Posts Tagged ‘Western Fantasy’

Undead Reckoning Pt. 8

March 27, 2021

The train chugged on toward its destination and Clarity had pulled out a book and a notebook and expertly balanced both in her lap. She would read from the leather-bound book and then write something in the notebook every so often. Since she had retreated into academia, it left Talbot to his own devices again. He stared past her out the window again and watched the scenery go by. Vegetation was becoming more and more sparse as they headed out toward the desert. Nobody quite knew why the desert had become so dangerous. The desert wasteland had been home to strange mobile rifts of chaotic magic, rumored to be cracks in reality itself. This happened long before Talbot had been born.

Lately, magic experts were reporting that the chaotic energy in the desert was slowly abating. The area was slowly becoming safer or at least as safe as a normal desert could be. Many had started to explore the area and some settlements had sprung up to support explorers and mining operations. The area was largely lawless as the Queen’s government had not yet asserted full control over the region. They had been left very unprepared for the expansion since they previously knew that people feared entering the dangerous desert. Talbot knew that this necromancer that Blackrance insisted on pursuing was out there in that desert with the rest of the criminals. It was the only logical place to start amassing power with a forbidden yet showy skill like that.

The train pulled into Fallshield Station which was not much of a station after all. Still, Talbot and Clarity had arrived at their destination. Talbot stood up and grabbed his pack and his rifle and slung them over his shoulder. He reached back to offer a hand to Clarity who clasped his hand and used it to stand up and follow Talbot into the aisle. Talbot handed her bag carefully.

“Well, Mr. Hawkwing we have arrived,” Clarity said. “you’ve been such a good travel companion so far, would you like to accompany me as we look for Lord Blackrance? It would be silly to separate to seek out the same man. No?”

“You make perfect sense to me, Ms. Havenwood,” Talbot said. “Ladies first, I’ll watch your back. These frontier towns can be rough.”

“Well, go ahead and be intimidating, Mr. Hawkwing,” Clarity said. “They would only bother me because they know not how dangerous I can be.” She smiled in a way that made Talbot believe that she was a formidable magic practitioner and had the guts to harm if necessary. Maybe she was suited for adventure out in the desert.

Clarity led the way off of the train and Talbot followed close behind. Once they were out he walked beside her, blinking in the bright sunlight to get his bearings. He was grateful that he had brought along his wide-brimmed hat. Clarity’s hat had an even wider brim and a large ornate bow as well. She certainly stood out in all of the dust. He had never been to Fallshield before. It had been a military base dedicated to protecting the border of the desert but a little town had grown after the border had become more relaxed. There was still danger out there but the military was letting people take that risk onto themselves.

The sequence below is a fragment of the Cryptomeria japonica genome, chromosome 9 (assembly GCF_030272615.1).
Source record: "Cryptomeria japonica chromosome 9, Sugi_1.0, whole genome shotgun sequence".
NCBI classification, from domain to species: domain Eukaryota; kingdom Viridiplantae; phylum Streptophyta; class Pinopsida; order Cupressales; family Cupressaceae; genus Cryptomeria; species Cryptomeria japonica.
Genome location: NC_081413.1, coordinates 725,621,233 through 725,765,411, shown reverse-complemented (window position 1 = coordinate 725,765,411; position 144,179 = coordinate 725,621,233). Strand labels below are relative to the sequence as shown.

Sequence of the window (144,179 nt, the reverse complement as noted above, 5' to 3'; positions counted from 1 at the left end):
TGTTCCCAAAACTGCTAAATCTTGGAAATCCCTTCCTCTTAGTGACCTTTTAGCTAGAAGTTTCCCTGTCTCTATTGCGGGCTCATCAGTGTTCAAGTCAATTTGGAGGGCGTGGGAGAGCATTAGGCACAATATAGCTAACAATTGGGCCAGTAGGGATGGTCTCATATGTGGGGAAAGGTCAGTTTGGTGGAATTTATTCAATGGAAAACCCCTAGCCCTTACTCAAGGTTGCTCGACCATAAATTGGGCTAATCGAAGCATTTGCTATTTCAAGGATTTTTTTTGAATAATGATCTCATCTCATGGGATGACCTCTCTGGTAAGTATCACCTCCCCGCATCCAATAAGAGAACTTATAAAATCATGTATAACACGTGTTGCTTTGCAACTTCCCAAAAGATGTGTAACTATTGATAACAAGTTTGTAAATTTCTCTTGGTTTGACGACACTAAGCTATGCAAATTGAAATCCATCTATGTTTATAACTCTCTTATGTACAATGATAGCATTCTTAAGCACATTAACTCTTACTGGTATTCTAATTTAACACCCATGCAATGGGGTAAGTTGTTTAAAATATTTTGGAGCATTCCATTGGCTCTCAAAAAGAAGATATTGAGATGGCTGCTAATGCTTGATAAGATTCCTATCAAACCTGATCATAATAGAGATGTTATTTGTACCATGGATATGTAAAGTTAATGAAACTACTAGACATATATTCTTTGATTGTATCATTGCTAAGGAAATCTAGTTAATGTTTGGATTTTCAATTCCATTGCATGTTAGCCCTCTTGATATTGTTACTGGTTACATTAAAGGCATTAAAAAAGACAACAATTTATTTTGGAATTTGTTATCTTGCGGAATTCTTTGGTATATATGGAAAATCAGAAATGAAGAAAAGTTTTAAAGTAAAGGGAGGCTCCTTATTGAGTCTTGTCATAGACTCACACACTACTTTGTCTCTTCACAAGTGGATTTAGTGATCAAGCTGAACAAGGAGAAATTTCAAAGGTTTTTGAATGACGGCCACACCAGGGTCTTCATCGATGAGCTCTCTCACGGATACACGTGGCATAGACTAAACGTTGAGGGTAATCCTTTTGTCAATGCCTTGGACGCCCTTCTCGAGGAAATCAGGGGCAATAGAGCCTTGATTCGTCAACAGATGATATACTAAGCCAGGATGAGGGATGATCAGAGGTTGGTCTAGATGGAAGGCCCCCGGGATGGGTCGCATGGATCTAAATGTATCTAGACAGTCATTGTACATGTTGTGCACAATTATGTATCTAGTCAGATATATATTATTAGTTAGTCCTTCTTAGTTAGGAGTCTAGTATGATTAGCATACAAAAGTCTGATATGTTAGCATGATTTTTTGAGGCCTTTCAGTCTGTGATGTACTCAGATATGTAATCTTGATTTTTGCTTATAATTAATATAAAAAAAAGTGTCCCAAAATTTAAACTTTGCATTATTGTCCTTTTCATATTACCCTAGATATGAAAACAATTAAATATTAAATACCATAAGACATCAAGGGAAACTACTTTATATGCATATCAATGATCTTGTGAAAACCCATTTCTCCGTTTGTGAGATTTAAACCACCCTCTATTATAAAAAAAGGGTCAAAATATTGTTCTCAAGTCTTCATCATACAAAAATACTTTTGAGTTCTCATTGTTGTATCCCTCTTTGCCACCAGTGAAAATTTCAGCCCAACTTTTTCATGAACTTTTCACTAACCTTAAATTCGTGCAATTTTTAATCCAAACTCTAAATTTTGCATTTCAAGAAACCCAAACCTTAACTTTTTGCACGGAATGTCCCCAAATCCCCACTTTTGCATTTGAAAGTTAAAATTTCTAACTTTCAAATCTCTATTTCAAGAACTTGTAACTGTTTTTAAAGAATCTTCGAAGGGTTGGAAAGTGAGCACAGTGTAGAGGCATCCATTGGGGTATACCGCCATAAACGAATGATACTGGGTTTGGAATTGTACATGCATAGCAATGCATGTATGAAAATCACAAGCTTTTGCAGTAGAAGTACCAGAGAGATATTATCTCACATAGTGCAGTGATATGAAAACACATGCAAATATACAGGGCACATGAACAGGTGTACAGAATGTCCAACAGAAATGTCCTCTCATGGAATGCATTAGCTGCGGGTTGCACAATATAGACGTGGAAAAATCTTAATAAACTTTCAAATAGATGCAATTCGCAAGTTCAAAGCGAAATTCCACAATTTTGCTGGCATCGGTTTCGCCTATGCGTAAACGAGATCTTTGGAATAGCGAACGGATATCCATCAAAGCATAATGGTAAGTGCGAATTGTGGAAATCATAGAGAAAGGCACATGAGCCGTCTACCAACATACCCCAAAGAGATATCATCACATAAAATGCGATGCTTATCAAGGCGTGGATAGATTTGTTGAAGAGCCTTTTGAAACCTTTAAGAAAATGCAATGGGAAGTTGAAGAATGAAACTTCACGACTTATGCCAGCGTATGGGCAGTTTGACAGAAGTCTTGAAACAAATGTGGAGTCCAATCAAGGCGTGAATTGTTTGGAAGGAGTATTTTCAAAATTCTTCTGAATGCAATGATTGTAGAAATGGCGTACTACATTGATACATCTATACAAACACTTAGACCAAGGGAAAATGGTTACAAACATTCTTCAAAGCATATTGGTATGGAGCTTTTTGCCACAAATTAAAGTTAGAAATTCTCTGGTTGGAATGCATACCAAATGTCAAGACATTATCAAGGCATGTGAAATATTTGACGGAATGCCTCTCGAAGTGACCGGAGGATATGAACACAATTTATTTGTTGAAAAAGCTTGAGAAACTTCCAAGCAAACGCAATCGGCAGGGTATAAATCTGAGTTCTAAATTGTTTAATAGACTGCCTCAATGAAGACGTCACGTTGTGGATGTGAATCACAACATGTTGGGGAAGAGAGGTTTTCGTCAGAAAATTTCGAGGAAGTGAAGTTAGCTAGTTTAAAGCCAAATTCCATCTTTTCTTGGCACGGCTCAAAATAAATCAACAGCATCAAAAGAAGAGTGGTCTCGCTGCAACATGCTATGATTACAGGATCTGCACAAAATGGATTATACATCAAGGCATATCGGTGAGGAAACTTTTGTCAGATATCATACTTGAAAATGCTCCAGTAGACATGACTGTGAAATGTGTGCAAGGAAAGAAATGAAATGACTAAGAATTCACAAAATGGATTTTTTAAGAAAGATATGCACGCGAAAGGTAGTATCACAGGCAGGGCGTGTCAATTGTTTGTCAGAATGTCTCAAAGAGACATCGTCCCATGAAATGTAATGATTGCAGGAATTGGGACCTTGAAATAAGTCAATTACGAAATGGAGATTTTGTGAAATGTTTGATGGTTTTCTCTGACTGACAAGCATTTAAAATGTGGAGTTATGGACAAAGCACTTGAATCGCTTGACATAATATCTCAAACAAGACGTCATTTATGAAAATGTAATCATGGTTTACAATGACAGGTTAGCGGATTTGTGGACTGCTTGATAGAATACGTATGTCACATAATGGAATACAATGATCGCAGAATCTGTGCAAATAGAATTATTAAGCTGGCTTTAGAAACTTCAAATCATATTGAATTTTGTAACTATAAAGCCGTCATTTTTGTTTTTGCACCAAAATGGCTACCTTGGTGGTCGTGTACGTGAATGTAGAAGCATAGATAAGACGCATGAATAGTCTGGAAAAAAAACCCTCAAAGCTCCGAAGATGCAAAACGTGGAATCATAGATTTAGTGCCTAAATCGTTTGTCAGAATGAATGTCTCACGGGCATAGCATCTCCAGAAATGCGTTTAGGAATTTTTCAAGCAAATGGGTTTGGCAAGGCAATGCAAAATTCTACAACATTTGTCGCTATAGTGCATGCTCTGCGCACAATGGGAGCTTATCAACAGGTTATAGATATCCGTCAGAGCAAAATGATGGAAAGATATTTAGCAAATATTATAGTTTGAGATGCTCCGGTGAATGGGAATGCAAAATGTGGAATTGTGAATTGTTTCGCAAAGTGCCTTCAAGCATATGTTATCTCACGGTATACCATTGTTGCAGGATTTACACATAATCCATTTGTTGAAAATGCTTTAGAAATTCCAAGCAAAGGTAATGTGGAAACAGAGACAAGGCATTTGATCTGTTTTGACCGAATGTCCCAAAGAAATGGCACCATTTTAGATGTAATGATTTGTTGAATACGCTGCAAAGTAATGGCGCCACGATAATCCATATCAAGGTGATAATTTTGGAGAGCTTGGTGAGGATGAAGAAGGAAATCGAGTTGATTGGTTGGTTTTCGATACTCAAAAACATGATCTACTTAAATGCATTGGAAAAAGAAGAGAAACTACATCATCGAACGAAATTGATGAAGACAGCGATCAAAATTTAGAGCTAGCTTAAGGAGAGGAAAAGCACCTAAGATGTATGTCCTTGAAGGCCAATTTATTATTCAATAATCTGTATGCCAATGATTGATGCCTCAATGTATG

As the few people who had gotten off of the train cleared away, Talbot spotted a halfling lingering who spotted them and headed their way.

“Are you waiting for us, young man?” Clarity asked. “Clarity Havenwood, at your service. This is Talbot Hawkwing.” Talbot tipped his hat to the man.

“Titus Mapleburrow, at your service,” the man said. “I’m Lord Blackrance’s valet.”

“Charmed, I’m sure,” Clarity said. “It’s nice to know how thoughtful Lord Blackrance is.”

“Can we speak to him?” Talbot asked. “Where is he?”

“Lord Blackrance has not arrived himself and has been delayed slightly,” Titus said. “However, you are both expected. I’m to convey you to the local hotel. Rooms are already waiting for you. I have a stipend for your food and drink as well.”

“Lord Blackrance thinks of everything,” Clarity said. “Thank you, Titus. Lead the way.”

“Of course, miss,” Titus said and turned on his heel to walk down the platform toward town.

Thistlewhite Manor

December 26, 2020

“These are our iceboxes,” Marian Thistlewhite said with a grand gesture. “We’re one of the first to get them. They keep our food cold so it decays much slower. It is yet another reason that this would be the ideal place to hold the orphan’s fundraiser.” The young Thistlewhite was fairly proud of the acquisition. She had pushed her conservative parents to make the purchase, reasoning that it would be useful and it would help the mage who had invented the thing fund production. If the icebox was widespread, it would help Calla’s economy and general well-being.

“Very impressive,” Lucia Vostova said in her slight Ganarastav accent. “I am very sure that this will be an adequate location for the fundraiser. Your family has such a beautiful house.”

“Thank you,” Marian said with a smile. “We’ve done the best we could.” She was starting to be unnerved by the representatives of the New Light Foundation. There were six of them but only the one called Lucia spoke and the others never reacted to anything that Marian or Lucia said. Still, manor security had cleared the visitors so they were just strange.

“Will your parents be present today to talk?” Lucia asked, snapping Marian back into the moment. “I am such a fan of your mother and your dear father, I wanted to thank him in person.”

“No,” Marian said with a sigh. “My parents were unfortunately detained and could not make it today. They sent me in their stead. My brother was also supposed to be here but he has not arrived. I apologize that I am such a poor substitute.” She made it into a joke but Lucia and her compatriots did not crack a smile.